Kensington Market’s streets bustled with activity on a beautiful summer weekend, filled by curious passersby, goers of the Kensington Market Jazz Festival (KMJF), and guerrilla jazz musicians seeking to claim their slice of the concrete. The competition can be fierce, boasting 170 performances, 400 jazz musicians, and 24 venues, all crammed into three days in September. The festival itself is simple; you pay what you want to see the set that that you want, though some tickets are available for $12 cash only.
One performance (suggested to me by a friend) took place late on September 17, 2017, featuring Selcuk Suna Trio with Dia as their vocalist. As I walk in, they’re casually setting up, sipping beer, and chatting with the audience as they trickle into a tight bar. The set begins unceremoniously with no tiresome banter. No “How are you folks doing tonight?” No introductions to each song. It’s a bumpin’ jam session of the non-stop variety, in which interruptions like nearby car alarms are folded into their compositions and become crucial parts of the night’s soundtrack. More notably, no song was in English, nor were any three even in the same language.
Selcuk Suna Trio and Dia clearly chose their set for a diverse Kensington crowd. Even if they were making it up as they went, they addressed the lack of English by choosing popular songs from a specific country and then creating their own jazz interpretation of that material. This allowed me to connect with other audience members on a deep cultural level, and hear new dimensions to songs that we already knew and loved. The set included Yuksek Yuksek Tepelere (Turkish), Uzun Ince (Turkish), Besame Mucho (Spanish), Manha De Carnaval (Brazilian Portuguese), La Vie En Rose (French), Quando Quando (Italian), and Masai (Greek).
The performers’ selling point was less their 18 years of professional experience and more their grand ability to hybridize Jazz and World Music. Dia is an ethnomusicologist demonstrably capable of singing in over 20 languages in her smooth-as-silk alto voice, Selcuk Suna incorporated his Turkish influences into his clarinet and saxophone musicianship, Max Sennitt anchored the set with his precision in percussion, and Eric St. Laurent filled the musical space with rock-like riffs on his electric guitar. There was no room for silence unless called for.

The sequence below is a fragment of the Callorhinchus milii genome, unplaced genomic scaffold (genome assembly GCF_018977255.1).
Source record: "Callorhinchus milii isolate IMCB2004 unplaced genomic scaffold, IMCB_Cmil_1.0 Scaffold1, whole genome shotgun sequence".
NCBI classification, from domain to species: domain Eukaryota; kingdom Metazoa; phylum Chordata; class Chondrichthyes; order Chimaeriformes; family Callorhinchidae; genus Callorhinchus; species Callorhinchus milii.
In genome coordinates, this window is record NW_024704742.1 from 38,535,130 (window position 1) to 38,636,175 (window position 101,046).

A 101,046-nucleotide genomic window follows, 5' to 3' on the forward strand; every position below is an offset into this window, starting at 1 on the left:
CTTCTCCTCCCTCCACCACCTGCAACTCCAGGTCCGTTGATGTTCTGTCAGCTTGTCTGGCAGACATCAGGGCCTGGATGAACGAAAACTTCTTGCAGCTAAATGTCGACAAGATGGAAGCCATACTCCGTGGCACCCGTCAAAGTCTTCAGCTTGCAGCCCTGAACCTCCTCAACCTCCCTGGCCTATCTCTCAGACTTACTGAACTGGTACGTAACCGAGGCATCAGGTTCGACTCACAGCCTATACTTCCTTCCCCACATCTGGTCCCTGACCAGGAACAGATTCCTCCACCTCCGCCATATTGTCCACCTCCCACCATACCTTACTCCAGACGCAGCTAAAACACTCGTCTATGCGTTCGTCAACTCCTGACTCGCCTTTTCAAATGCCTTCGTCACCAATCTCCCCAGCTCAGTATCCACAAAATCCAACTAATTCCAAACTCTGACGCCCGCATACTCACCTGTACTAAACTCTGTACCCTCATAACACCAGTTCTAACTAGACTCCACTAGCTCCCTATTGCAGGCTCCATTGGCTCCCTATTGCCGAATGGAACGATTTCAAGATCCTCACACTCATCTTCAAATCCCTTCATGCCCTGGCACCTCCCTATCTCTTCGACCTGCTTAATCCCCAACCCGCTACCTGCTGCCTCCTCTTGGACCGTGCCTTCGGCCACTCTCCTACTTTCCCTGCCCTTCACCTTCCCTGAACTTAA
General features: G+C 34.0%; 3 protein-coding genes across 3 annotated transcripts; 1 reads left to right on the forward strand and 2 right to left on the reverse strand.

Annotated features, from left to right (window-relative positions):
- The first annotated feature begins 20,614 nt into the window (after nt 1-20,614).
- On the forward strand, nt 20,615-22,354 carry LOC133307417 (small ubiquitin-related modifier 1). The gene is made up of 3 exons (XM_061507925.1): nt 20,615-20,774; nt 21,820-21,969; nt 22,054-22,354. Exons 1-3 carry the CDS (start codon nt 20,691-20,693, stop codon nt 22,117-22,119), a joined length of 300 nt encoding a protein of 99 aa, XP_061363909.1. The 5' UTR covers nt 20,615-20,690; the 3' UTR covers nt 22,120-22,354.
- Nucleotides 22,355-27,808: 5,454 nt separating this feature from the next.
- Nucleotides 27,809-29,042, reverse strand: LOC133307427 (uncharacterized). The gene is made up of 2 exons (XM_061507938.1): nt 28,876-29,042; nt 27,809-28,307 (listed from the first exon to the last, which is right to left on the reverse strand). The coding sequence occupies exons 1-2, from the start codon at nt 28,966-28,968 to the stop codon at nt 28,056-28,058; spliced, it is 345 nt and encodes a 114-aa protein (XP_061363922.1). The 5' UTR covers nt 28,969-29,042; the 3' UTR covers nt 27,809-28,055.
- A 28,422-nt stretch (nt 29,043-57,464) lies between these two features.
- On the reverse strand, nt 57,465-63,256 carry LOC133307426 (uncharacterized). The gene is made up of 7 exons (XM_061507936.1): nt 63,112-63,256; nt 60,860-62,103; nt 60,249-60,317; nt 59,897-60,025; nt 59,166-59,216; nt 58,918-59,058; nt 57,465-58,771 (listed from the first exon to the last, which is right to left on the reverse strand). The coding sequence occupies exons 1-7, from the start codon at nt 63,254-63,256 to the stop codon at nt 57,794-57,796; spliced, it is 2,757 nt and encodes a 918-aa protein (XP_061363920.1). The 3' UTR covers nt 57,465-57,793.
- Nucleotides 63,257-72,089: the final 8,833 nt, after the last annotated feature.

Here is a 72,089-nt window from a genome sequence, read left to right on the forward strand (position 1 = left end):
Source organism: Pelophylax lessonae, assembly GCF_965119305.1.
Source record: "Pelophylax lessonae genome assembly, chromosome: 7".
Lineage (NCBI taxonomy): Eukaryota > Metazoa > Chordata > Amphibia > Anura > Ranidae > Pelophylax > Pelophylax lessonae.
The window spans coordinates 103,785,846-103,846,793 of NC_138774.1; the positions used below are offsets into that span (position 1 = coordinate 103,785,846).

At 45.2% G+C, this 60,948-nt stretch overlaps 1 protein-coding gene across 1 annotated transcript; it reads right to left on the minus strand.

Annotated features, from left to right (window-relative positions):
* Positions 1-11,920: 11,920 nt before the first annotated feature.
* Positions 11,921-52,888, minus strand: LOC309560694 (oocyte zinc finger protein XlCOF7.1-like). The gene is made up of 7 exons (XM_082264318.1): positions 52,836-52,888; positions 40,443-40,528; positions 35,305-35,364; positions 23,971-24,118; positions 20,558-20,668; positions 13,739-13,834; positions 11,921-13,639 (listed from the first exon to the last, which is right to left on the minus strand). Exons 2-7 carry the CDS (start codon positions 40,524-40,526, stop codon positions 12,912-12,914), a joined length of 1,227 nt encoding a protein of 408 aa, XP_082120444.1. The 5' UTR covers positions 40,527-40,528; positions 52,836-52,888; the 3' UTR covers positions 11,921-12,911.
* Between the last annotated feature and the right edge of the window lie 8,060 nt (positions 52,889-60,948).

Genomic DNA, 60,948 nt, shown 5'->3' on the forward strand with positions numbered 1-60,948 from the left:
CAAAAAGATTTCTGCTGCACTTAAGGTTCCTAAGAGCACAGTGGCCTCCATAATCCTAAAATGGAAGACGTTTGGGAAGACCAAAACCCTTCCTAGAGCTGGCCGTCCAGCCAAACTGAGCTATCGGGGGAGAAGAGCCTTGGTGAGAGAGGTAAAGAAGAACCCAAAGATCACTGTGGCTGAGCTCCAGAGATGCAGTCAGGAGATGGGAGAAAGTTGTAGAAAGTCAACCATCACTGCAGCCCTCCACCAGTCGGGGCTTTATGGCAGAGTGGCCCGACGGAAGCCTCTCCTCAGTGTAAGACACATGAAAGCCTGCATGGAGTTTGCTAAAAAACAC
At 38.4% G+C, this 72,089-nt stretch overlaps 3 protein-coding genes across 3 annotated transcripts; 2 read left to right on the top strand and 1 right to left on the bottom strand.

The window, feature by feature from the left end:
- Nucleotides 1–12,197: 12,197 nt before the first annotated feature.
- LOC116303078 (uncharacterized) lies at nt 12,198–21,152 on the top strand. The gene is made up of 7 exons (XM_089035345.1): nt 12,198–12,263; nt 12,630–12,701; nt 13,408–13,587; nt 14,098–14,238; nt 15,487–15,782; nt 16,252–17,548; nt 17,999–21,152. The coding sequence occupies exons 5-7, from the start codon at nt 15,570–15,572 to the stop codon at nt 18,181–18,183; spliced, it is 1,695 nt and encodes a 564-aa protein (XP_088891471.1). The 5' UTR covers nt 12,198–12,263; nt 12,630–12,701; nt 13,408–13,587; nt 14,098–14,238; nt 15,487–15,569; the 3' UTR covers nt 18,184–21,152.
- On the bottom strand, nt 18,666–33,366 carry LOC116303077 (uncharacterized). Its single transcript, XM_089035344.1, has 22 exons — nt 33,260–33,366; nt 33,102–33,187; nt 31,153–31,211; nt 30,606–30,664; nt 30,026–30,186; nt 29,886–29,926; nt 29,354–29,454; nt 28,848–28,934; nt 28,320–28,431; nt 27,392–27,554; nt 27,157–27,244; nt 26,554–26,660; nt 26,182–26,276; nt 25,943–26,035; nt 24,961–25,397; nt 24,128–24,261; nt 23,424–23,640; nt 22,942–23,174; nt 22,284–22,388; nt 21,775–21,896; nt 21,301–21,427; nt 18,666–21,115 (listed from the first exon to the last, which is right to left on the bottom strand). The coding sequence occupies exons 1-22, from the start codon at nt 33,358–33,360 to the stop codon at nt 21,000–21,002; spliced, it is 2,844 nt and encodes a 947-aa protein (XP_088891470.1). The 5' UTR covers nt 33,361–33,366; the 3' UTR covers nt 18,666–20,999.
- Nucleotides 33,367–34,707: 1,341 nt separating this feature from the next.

The performance was further elevated due to how intensely each band member listened to one another. The non-verbal communication was so subtle it almost seemed like the musicians shared one brain, or as if they had been together for a lifetime. If one person felt playful, they would throw a musical challenge to another member, and in turn, that musician would throw another challenge right back. But each song would always conclude with the collective synchronizing and eventually offering one among them to take the last note, which I think speaks a great deal to their craftsmanship and love for the music.
It takes years of dedication to get over yourself and feel comfortable enough to improvise in front of an audience. At the same time, you need to understand enough about the style of music itself to ensure a certain cohesiveness with artists you may never have rehearsed with before. These musicians all needed a strong foundation before they could come together and go beyond — a fine balance between knowledge and creativity.
What I mean by “go beyond” is the task of connecting cultures that you would never expect through music. The Selcuk Suna Trio and Dia brought together all kinds of people from all kinds of narratives. From broke university students (i.e. me) to recent immigrants, from businessmen to buskers, everyone was excited to hear music from their motherland. You could make educated guesses about who in the audience was from where based on the way their ears perked up when they heard familiar music or a familiar language. Being able to share in that joy of recognition was extremely powerful, especially because you could also see the homesickness underneath the nostalgia.
The musicality was as complex as it was delectable, a festive potluck of global sounds. The guests at the table were hospitable as they were all so eager to listen, enjoy, and share in the performance. The hosts themselves were skillful, warm, and inviting. I’m so thankful that I was invited to this performance, because the opportunity to feel a connection through shared difference, and to do so while listening to improvisational Jazz, was such a unique experience. Perhaps this is what it means to be Canadian. Perhaps this is what it means to be Torontonian.
What do you think about this fluidity of music? Would you like to see more of our intimate venues transformed into international hubs? Respond to the tweet below and join the conversation: